Much of the focus in the technology world currently is on artificial intelligence, machine learning and big data – and how they will affect the way we use products and how machines operate. Now 3D printing design has entered the technology world.
But developing just as quickly, although with slightly less hype, is 3D printing, or additive manufacturing (AM), which is going to have at least as big an impact on how we make things as AI et al. The process creates products by depositing layers of material, generally ground metal or plastic, to a template, lasering that material into place and repeating the process to build the required product – anything from replacement hips to jet engine parts.
While much of the initial focus was on the consumer side, two recent stories illustrate the scope of 3D printing design potential in industry – Computerworld reported that researchers at MIT have created 3D-printed graphene, the one-molecule-thick wonder material, to make a material that they say is “lighter than air” but 10 times as strong as steel. If it can be scaled up, it could help to lightweight products such as aircraft, cars and filtration devices, saving huge amounts of fuel, costs and carbon emissions.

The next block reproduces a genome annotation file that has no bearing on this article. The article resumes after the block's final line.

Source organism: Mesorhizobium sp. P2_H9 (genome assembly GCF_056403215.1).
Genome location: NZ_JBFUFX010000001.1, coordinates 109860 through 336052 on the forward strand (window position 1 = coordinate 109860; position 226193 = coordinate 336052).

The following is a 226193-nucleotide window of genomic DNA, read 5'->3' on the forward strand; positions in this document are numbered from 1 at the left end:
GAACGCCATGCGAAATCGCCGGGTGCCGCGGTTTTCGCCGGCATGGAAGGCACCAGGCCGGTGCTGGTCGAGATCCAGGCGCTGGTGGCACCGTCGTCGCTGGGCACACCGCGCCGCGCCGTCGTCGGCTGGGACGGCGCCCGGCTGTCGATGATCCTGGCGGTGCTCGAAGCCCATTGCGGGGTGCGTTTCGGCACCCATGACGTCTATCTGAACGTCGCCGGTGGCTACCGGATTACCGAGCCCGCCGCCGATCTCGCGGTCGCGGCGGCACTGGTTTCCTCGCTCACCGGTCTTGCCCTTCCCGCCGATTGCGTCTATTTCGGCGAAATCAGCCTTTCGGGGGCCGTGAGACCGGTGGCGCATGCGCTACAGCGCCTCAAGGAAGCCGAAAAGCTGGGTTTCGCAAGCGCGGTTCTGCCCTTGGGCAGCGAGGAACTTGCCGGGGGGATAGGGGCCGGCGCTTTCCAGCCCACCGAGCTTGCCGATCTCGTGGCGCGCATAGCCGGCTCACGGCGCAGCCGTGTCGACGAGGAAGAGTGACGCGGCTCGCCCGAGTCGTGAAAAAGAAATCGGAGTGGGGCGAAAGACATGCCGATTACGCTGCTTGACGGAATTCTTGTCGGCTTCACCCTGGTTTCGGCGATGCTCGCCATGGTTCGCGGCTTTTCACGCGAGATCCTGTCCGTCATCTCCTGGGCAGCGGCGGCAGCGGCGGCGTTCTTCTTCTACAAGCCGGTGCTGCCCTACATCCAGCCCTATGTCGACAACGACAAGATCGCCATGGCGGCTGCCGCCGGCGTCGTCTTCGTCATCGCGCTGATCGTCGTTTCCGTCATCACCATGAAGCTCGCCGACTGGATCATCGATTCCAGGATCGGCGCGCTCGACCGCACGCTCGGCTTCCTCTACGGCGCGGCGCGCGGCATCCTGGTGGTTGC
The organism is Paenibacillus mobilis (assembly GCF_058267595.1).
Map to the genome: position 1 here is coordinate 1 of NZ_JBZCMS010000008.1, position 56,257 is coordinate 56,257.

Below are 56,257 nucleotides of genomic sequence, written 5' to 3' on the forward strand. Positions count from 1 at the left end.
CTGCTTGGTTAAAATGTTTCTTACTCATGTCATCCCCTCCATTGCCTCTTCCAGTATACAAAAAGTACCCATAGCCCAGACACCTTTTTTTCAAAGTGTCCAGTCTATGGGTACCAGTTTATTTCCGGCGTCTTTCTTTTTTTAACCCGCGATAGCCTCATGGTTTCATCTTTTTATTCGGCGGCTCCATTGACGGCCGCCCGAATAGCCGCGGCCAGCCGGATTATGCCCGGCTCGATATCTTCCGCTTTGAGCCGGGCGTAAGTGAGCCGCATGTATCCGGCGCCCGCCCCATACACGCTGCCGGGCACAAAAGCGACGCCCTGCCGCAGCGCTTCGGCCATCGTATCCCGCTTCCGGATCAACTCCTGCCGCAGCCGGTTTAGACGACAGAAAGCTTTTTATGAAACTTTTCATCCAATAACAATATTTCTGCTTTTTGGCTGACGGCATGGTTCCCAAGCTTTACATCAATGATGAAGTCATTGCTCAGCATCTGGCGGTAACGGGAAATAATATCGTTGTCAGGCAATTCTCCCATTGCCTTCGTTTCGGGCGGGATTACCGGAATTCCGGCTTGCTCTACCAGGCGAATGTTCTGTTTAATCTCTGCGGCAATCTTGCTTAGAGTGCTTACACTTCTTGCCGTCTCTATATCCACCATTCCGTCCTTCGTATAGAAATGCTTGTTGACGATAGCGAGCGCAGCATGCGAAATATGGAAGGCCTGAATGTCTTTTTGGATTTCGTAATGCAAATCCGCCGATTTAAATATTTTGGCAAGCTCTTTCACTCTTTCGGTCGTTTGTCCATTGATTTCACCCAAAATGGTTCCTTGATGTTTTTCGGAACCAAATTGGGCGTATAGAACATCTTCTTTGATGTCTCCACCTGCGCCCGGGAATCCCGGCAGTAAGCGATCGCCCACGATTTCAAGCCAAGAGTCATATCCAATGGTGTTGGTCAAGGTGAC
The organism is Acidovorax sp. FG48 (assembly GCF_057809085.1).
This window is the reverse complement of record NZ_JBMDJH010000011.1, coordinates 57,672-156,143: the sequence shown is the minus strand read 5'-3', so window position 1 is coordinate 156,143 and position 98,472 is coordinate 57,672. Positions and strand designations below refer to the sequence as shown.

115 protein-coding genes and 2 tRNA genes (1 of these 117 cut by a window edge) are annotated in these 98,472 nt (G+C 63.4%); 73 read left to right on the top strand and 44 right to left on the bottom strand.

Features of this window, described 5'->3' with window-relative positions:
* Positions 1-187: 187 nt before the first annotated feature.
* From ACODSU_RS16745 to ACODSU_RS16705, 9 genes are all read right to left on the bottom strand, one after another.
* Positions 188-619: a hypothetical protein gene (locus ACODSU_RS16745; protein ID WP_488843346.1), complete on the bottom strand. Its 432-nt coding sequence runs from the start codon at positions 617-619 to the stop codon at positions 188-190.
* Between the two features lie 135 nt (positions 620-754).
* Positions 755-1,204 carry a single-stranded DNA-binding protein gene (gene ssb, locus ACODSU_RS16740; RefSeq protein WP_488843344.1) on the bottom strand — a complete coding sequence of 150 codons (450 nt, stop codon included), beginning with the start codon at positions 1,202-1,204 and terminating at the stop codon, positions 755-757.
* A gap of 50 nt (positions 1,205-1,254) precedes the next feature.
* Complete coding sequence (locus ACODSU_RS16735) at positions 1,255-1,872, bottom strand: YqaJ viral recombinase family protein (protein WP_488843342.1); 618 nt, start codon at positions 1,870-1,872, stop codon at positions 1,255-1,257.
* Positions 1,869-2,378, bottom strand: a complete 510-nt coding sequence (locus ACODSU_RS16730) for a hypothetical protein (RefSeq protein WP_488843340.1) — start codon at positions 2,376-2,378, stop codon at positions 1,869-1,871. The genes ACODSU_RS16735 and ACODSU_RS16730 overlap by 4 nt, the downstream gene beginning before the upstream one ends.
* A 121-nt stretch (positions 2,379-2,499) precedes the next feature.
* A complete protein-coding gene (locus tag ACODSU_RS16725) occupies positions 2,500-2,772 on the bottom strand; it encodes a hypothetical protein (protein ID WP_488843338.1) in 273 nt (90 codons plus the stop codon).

At the other end of the scale, CNN reports on a Dubai-based start-up called Cazza that says it can 3D print 200m2 of concrete a day, using a 3D-printing crane it calls the “Minitank.” By automating the process, the company says it can build structures more than 50% faster than conventional methods allow.
From materials a single atom thick to multi-storey buildings, the potential for the technology to change the way industry operates is huge. Most applications are not so eye-catching, of course, but additive manufacturing is already being put to good use by companies such as the industrial giants GE and Siemens. GE bought Germany’s Concept Laser after a bid for its compatriot, SLM Solutions Group, failed. Siemens, meanwhile, bought an stake 85% stake in Materials Solutions, one of the world leaders in additive manufacturing processing and production, announced plans to collaborate with HP on 3D printing, partnered with laser system manufacturer Trumpf to help industrialise laser metal fusion technology and make the additive manufacturing of metal parts an integral part of production processes and opened its first workshop for 3D printing design in the Swedish city of Finspång.